Some of you really enjoyed it (thank you)

"rocked it! Great April first post! Can't get more timely than that!"

"This is the best April Fool joke I've seen in a long time..."

"This one is fantastic. Thanks for making my morning!"

Which Mandelbrot twin did you like better?

"The brother with the crazy hair! It's the great hair!"

 "I like the one on the left. He reminds me of [the actual mathematician] Benoit [Mandelbrot] from 25 years ago."

"I am trustworthy. I believe FoolCoin will hit $1492.00 by the end of the day. My favorite Mandelbrot (Twin) brother is Tagg because he dresses like he's from the 70's and he is easier to understand (I Think). Keep up the good work and thanks for the cert."

"Without a doubt, it would be Taggart Mandelbrot -- two reasons, Taggart is my mother's maiden name and his eloquence in delivering the TED talk."

"I just love the clarity with which Stadler Mandelbrot explains things. There can't be any 6 syllable words that he leaves out of every sentence. Fool on. Happy fools day."

"It's just so difficult to choose a favorite between those two iconic, charismatic twins. I'd have to go with the one who so tastefully lets his chest hair rage out of his shirt."

Some readers put considerable thought into the nature and meaning of 'trust'

"I am mostly trustworthy. Sometimes I mess up."

"I am MOSTLY trustworthy. After 75 years on this planet I don't think anyone is TOTALLY trustworthy, or conversely completely UNTRUSTWORTHY."

"Mostly trustworthy, as it is human to be fallible at the least expected or opportune times."

"I am trustworthy to a fault. It's what makes me such a cynical bastard."

"1. 'Totally untrustworthy' What am I basing this on?" 2. 600, What am I basing this on?"

" "Mostly trustworthy." I would like to say 'totally' but that would be more than foolish. There are too many forces at play in the human mind to claim 'totally'. We believe something that is not totally true, our brain chemistry is off, misinformation, degradation impelling us to assert our worth as a person, mind-numbing flood of consumerism, etc. The heart wills it, but the system within and without pulls, pulls, pulls. So I will settle with 'mostly trustworthy' and hope for the best."

"...luckily my abbess doesn't know about the FoolCoins or she would put me on bread and water for being so stupid....bit of exaggeration there, but still... She absolutely refused to let me subscribe to the flagship letter. So I am already being classed as a 'fool', but I'm sticking with you even if I have to go it alone without letters and such. Love the site. God bless you. Sister ______"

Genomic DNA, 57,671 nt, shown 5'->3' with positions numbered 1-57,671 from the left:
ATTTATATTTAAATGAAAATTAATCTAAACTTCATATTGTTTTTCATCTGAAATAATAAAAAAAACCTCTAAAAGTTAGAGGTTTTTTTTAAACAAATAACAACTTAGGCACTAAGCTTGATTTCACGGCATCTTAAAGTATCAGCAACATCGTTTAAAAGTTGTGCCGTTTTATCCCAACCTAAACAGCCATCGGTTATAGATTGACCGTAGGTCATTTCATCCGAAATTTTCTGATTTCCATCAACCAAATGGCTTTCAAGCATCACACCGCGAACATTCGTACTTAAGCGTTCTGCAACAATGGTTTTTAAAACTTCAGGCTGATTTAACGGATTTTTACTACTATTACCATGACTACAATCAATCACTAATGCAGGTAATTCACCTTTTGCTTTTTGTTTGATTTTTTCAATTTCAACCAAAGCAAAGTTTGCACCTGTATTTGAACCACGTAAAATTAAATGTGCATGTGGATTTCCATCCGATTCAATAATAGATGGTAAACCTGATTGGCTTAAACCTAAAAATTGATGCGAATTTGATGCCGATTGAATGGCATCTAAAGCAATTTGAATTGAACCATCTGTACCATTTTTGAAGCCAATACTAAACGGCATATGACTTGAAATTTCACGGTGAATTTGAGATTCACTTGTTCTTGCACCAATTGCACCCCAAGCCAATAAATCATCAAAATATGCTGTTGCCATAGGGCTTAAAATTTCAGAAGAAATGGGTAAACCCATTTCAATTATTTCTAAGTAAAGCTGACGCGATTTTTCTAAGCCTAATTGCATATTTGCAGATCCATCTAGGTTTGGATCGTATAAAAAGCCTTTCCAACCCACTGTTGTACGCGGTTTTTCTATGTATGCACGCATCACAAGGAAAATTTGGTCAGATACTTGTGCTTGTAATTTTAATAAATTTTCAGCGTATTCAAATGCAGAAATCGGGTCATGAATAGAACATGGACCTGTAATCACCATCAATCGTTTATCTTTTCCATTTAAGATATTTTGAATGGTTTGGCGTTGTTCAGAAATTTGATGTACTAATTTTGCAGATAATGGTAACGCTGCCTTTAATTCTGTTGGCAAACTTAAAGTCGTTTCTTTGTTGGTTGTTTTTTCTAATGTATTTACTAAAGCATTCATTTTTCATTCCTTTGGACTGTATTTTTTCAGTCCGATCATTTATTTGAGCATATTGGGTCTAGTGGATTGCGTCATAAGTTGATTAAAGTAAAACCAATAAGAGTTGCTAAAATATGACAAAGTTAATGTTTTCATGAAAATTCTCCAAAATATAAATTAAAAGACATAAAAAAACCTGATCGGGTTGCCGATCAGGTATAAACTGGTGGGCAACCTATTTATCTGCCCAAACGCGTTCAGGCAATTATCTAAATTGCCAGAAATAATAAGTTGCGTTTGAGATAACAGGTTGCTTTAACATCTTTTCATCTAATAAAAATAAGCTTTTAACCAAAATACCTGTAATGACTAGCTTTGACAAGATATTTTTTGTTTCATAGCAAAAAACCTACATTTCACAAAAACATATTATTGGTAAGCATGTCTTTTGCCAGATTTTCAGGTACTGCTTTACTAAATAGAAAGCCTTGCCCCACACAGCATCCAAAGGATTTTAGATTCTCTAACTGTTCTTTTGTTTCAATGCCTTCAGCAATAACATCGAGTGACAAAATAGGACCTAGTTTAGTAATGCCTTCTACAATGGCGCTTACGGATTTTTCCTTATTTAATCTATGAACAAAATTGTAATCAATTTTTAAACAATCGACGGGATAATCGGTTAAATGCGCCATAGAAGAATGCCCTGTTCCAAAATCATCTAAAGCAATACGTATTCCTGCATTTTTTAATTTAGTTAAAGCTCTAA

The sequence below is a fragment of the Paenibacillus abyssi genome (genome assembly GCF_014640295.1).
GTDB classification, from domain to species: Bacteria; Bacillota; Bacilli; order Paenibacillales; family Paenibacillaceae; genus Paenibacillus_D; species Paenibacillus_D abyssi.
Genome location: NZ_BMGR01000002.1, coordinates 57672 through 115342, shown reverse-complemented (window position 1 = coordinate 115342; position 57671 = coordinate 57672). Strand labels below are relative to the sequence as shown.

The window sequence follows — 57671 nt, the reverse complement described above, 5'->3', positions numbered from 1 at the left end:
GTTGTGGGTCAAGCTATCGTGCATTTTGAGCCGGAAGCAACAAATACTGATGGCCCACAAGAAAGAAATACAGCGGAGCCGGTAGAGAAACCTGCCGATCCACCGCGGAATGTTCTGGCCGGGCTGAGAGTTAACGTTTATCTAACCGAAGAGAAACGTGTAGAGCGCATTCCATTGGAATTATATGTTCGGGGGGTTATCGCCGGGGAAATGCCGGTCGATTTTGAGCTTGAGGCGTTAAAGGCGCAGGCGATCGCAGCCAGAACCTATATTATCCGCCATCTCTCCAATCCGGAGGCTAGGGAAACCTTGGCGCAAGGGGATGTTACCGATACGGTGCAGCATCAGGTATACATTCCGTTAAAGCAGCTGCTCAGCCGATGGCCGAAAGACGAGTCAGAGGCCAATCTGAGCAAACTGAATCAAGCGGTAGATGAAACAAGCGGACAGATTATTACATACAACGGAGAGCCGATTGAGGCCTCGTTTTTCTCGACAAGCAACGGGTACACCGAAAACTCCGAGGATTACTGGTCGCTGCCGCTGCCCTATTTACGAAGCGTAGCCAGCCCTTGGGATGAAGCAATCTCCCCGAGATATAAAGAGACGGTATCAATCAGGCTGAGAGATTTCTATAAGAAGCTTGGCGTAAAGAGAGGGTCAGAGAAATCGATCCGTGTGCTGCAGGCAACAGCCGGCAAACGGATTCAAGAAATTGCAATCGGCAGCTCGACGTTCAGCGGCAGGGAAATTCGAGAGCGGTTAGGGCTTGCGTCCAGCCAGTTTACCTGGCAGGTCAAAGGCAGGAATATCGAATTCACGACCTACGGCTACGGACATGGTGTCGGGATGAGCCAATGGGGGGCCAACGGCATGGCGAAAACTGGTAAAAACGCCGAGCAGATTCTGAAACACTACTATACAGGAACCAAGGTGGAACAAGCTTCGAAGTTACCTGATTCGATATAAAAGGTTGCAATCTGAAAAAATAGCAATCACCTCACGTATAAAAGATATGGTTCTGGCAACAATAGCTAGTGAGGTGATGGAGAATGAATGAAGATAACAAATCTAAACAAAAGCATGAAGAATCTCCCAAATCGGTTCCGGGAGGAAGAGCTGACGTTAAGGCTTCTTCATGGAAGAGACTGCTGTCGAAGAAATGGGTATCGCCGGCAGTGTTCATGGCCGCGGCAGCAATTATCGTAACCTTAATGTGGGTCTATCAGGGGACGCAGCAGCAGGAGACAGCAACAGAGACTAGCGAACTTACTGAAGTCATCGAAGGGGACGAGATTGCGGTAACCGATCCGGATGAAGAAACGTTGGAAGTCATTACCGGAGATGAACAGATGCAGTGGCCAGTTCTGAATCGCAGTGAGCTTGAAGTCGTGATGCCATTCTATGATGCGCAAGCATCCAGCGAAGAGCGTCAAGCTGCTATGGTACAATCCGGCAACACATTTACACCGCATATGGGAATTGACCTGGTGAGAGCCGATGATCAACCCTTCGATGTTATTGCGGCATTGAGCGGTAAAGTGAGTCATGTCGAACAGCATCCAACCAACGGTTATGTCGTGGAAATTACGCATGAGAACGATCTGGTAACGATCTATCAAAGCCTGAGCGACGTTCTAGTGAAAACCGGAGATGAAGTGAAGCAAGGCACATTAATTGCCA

"Ancient proverb says 'When the calendar turns to the 4th month, the pull of the moon attracts fools to great heights.'"

Closing with a reader's poem -- until next time

Trustworthy or untrustworthy, that is the question—

Whether 'tis Nobler in the mind to suffer

The Slings and Arrows of outrageous Fortune,

Or to take Arms against a Sea of troubles,

And by opposing end them? To research, to invest—

More; and by a investing, to say we end

The Heart-ache, and the thousand Natural shocks

That Flesh is heir to? 

That patient merit of the unworthy takes,

quick gains himself might a nave make

With small reward? Who would those that bear,

To grunt and sweat under an unwavering nerve of time,

But that the dread of something wrong in time

Embraced with faith endurance brings.

For only the Trustworthy stand

Trustworthy is the path I follow as a Fool.


Read/Post Comments (16) | Recommend This Article (31)

Comments from our Foolish Readers

Help us keep this a respectfully Foolish area! This is a place for our readers to discuss, debate, and learn more about the Foolish investing topic you read about above. Help us keep it clean and safe. If you believe a comment is abusive or otherwise violates our Fool's Rules, please report it via the Report this Comment Report this Comment icon found on every comment.